Since being decommissioned in 1993 the former Kirknewton War Room on the south side of the B7015 between East Calder and Kirknewton (NT104684) has been put to a number of different uses including a night club, recording studio, a military style training area and most recently storage. All these diverse uses have left their mark, as have the Scottish Office after they conducted a controlled explosion in the two storey ‘control room’.
Kirknewton is very similar in design to the Regional War Room/RSG in Brooklands Avenue, Cambridge. The war room, built in 1953, was of the standard two storey design with all external walls five feet thick; in this case one storey was above ground and the other below ground.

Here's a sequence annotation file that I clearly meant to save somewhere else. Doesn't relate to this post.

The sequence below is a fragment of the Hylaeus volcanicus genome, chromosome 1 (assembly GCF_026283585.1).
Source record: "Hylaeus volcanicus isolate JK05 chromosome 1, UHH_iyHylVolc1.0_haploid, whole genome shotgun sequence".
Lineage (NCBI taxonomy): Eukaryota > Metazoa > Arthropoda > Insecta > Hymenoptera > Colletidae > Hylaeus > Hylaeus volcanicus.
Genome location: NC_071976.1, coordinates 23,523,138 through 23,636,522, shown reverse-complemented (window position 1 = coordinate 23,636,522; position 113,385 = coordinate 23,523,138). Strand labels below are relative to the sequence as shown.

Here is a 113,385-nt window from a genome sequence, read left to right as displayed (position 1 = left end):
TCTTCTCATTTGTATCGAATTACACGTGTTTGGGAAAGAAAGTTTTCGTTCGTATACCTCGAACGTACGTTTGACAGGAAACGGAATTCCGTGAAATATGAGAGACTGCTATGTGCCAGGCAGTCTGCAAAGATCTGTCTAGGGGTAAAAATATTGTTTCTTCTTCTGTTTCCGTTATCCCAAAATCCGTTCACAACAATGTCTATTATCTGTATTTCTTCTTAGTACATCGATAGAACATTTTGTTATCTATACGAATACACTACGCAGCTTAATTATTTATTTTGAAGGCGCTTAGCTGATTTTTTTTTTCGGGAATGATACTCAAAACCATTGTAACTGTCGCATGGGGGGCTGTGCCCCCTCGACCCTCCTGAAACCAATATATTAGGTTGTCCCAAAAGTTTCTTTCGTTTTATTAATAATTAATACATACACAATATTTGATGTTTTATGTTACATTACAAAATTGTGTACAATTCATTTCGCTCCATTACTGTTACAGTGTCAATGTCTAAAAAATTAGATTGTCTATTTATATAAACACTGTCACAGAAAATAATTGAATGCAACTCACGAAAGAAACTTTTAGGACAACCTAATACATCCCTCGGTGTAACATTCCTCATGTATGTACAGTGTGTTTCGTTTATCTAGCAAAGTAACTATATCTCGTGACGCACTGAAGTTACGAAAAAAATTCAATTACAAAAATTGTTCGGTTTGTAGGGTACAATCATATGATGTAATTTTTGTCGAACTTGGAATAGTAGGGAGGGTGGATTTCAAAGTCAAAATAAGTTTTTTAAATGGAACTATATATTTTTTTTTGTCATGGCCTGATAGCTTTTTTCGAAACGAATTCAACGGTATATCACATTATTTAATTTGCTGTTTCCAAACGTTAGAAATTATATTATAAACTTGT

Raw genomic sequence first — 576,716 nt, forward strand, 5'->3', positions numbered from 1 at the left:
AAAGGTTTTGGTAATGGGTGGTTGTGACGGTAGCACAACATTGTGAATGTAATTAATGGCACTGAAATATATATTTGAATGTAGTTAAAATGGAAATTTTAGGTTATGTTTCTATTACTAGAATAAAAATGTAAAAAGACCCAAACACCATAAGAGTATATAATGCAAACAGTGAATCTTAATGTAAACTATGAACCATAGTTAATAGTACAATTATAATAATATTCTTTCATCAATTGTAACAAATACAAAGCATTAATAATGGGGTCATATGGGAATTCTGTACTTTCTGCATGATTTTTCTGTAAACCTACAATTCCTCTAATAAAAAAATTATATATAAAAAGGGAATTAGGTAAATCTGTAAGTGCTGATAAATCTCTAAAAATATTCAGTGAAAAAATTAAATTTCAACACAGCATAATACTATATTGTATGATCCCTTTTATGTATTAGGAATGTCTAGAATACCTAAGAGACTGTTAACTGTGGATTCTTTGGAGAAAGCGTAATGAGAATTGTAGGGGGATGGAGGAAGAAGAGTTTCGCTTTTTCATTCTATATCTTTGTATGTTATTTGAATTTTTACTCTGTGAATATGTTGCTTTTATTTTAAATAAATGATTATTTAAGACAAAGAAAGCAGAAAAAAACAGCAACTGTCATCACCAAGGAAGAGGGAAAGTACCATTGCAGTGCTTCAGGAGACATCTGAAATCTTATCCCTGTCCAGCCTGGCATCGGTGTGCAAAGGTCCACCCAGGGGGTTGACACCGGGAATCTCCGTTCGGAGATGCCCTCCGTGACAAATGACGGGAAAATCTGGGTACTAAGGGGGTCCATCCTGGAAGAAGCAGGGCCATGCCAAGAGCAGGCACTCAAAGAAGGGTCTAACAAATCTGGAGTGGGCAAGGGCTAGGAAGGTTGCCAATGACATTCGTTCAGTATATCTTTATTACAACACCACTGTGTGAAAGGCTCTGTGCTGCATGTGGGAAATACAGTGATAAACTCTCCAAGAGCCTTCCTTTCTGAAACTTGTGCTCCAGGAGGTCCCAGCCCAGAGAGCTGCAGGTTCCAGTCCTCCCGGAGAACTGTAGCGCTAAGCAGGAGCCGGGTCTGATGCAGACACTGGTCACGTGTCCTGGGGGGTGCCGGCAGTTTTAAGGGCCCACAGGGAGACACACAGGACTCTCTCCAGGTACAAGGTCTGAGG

In 1965 Scotland was divided into 3 zones, North, East and West with controls at Anstruther in Fife (north) , Kirknewton in Lothian (east) and Torrance House in East Kilbride (west) . These reported to a Scottish Central Control at Barton Quarry in Edinburgh. At this time the building was extended with the original regional war room butting onto a second two storey blockhouse with both levels above ground.
It later became RSG for Scotland but by 1970 it had reverted back to Eastern Zone HQ with Scottish Central Control back at Barnton Quarry. This arrangement continued until 1983 when the East and West zones were merged to form the new South Zone. The Zone Headquarters at Kirknewton then became the Scottish Central Headquarters housing the Scottish Commissioner (the peacetime Secretary of State for Scotland), the Headquarters was know to many as ‘Central’.